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Two care homes to close in York

Elderly hands

10:24am 11th January 2012

City of York Council Statement:

Members of City of York Council’s Cabinet last night (10 January) agreed to progress the new vision for residential care for older people in York.

Councillors agreed to begin a three to four year phased programme to build new residential care developments on the existing sites at Fordlands and Haxby Hall and a new site at Lowfields in Acomb. The decision followed an extensive citywide consultation, which showed widespread support for the council’s vision for future care.

At yesterday’s meeting, and following further one-to-one consultation with the 28 residents and relatives of the affected homes, members have agreed to close Oliver House and Fordlands Elderly Persons’ Homes by the end of March.

The vast majority of residents have identified where they would prefer to move to - mainly to other council homes - and most will move to their new home with other residents and staff  that they know.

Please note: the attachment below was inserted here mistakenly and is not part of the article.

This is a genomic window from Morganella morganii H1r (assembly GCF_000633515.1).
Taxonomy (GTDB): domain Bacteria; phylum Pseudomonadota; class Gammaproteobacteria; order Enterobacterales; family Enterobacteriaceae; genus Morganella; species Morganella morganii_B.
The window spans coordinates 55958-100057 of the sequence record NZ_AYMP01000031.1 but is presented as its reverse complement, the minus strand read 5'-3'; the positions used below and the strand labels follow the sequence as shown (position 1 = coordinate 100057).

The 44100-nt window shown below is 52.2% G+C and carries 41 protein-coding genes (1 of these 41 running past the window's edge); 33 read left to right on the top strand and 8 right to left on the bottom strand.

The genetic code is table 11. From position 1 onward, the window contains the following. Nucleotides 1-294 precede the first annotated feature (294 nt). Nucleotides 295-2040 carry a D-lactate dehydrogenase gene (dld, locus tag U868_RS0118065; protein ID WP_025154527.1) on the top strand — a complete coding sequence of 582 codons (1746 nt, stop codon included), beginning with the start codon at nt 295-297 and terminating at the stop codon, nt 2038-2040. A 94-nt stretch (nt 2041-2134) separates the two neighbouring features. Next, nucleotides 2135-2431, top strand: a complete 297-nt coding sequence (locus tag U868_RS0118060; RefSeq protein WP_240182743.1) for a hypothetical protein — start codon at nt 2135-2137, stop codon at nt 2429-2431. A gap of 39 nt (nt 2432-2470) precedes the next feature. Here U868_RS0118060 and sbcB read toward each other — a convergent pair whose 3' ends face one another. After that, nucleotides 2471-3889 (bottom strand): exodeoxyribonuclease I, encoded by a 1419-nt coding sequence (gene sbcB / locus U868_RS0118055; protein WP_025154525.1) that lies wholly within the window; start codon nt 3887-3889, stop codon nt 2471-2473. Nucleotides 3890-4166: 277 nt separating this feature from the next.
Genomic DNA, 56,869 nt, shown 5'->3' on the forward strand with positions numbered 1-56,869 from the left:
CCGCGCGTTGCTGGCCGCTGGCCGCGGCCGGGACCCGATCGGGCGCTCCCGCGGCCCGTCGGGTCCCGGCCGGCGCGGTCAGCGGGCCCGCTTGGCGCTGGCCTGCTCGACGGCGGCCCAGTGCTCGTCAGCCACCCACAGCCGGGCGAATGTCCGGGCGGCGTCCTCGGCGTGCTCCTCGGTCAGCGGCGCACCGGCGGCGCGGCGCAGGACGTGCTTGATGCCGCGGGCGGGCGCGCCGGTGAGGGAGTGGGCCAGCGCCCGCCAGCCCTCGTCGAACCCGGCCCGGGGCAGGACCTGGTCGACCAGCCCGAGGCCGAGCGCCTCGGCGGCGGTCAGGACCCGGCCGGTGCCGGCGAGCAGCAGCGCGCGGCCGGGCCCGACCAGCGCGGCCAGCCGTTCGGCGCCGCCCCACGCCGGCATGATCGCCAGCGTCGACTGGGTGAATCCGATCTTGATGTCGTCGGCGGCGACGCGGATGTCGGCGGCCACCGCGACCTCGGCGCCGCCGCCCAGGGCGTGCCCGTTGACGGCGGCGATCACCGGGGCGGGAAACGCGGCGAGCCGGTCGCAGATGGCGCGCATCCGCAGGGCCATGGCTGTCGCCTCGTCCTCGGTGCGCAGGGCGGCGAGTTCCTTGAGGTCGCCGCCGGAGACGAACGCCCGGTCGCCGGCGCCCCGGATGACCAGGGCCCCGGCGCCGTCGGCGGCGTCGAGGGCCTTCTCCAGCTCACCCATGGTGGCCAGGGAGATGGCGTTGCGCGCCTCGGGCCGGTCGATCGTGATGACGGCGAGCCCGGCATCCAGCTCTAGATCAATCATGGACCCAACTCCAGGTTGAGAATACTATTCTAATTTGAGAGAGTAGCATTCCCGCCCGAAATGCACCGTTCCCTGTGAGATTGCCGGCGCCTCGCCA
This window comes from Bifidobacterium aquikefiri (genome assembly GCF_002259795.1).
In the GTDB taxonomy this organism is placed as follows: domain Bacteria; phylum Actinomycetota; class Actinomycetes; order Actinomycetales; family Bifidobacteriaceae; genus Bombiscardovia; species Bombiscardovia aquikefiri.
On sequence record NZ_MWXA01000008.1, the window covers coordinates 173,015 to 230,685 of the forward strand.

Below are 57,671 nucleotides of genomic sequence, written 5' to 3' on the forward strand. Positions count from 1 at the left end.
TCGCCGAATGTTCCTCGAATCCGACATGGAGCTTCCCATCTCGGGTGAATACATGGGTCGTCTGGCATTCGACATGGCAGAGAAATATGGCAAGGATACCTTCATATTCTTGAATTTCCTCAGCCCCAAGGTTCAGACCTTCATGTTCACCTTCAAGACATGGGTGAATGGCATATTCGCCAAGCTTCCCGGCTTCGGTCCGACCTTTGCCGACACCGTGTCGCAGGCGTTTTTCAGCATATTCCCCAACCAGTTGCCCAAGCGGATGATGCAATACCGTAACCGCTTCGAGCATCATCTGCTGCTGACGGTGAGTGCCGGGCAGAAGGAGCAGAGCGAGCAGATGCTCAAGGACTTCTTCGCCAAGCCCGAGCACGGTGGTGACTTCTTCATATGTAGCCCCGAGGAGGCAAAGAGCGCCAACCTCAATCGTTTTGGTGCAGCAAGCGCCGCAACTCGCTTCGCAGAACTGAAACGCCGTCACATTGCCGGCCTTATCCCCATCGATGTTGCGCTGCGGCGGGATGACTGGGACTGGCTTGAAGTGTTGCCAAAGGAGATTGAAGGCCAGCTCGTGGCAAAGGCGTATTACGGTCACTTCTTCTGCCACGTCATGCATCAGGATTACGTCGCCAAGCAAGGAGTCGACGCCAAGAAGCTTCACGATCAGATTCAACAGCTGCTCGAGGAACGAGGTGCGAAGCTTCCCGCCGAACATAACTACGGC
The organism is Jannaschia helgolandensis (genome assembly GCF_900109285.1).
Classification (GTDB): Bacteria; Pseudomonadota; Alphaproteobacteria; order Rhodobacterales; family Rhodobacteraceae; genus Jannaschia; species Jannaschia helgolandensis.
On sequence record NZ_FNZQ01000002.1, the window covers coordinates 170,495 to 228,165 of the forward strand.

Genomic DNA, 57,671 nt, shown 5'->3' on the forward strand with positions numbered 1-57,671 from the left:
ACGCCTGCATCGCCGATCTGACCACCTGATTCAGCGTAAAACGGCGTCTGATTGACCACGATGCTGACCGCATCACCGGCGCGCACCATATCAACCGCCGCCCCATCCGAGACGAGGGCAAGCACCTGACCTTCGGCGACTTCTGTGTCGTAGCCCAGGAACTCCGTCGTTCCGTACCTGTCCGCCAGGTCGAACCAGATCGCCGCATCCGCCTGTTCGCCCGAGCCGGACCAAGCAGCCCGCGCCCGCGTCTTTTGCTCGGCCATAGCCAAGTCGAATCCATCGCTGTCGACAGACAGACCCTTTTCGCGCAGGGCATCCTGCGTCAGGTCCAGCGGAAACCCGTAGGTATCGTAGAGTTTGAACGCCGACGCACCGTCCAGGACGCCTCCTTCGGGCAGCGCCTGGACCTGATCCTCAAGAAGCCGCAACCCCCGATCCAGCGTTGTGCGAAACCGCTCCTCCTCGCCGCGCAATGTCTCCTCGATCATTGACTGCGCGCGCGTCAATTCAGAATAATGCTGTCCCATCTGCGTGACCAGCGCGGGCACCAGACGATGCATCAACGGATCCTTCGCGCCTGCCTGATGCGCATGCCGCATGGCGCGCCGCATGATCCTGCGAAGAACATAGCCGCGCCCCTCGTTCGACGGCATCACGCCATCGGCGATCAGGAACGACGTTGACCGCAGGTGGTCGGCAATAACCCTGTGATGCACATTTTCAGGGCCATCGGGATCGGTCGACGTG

Staff were also consulted on the proposals and will move to similar posts within the council’s other homes - no staff will be made redundant as a result of these closures.

The closure of Fordlands will allow the site to be demolished and prepared for the construction of a new 55-bed residential care facility. This is in line with feedback submitted to Cabinet after the citywide consultation which also expressed a desire for the council to fund, build and operate the new care homes.

The capital costs of building a new care home at Fordlands and Haxby Hall are estimated to be £3.7 million each, which includes build costs and planning, architect, quantity surveyor and project management fees.

A further report to Cabinet in April will include detailed financial modelling and options for affording the overall modernisation programme on the three sites.

Members of the Cabinet also agreed to a soft market testing exercise for the care village on the Lowfield site. The exercise will be carried out throughout January and February to gather ideas and experience from developers and providers of existing care villages to inform the options and final plans for an innovative state of the art care village on the six acre site. These options and final plans will be presented to Cabinet in April.

Councillor Tracey Simpson Laing, Cabinet member for Health, Housing and Adult Social Services, City of York Council, said:

“We recognise that these are decisions that have a significant impact on people’s lives and we do not take them lightly. However, we remain committed to ensuring that we can provide high quality residential care that meets the changing needs of older people in the future. Our main priority now is supporting the residents and staff through their moves.”

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